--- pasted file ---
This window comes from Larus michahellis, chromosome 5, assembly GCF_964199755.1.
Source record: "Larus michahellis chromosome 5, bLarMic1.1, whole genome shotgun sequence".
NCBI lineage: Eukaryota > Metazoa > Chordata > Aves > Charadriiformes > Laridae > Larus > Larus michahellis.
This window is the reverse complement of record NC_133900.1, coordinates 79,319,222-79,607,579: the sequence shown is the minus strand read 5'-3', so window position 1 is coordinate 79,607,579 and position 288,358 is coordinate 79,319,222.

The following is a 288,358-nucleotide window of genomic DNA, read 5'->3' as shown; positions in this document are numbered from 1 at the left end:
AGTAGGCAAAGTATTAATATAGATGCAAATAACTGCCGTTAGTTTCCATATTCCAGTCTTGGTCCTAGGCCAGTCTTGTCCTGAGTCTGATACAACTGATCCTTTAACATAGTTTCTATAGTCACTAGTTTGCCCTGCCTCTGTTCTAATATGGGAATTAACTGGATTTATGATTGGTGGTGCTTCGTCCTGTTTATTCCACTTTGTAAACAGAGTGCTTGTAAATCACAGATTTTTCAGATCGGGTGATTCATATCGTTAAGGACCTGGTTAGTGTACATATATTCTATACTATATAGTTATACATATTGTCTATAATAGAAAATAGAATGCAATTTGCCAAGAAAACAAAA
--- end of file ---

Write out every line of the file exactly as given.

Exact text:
This window comes from Larus michahellis, chromosome 5, assembly GCF_964199755.1.
Source record: "Larus michahellis chromosome 5, bLarMic1.1, whole genome shotgun sequence".
NCBI lineage: Eukaryota > Metazoa > Chordata > Aves > Charadriiformes > Laridae > Larus > Larus michahellis.
This window is the reverse complement of record NC_133900.1, coordinates 79,319,222-79,607,579: the sequence shown is the minus strand read 5'-3', so window position 1 is coordinate 79,607,579 and position 288,358 is coordinate 79,319,222.

The following is a 288,358-nucleotide window of genomic DNA, read 5'->3' as shown; positions in this document are numbered from 1 at the left end:
AGTAGGCAAAGTATTAATATAGATGCAAATAACTGCCGTTAGTTTCCATATTCCAGTCTTGGTCCTAGGCCAGTCTTGTCCTGAGTCTGATACAACTGATCCTTTAACATAGTTTCTATAGTCACTAGTTTGCCCTGCCTCTGTTCTAATATGGGAATTAACTGGATTTATGATTGGTGGTGCTTCGTCCTGTTTATTCCACTTTGTAAACAGAGTGCTTGTAAATCACAGATTTTTCAGATCGGGTGATTCATATCGTTAAGGACCTGGTTAGTGTACATATATTCTATACTATATAGTTATACATATTGTCTATAATAGAAAATAGAATGCAATTTGCCAAGAAAACAAAA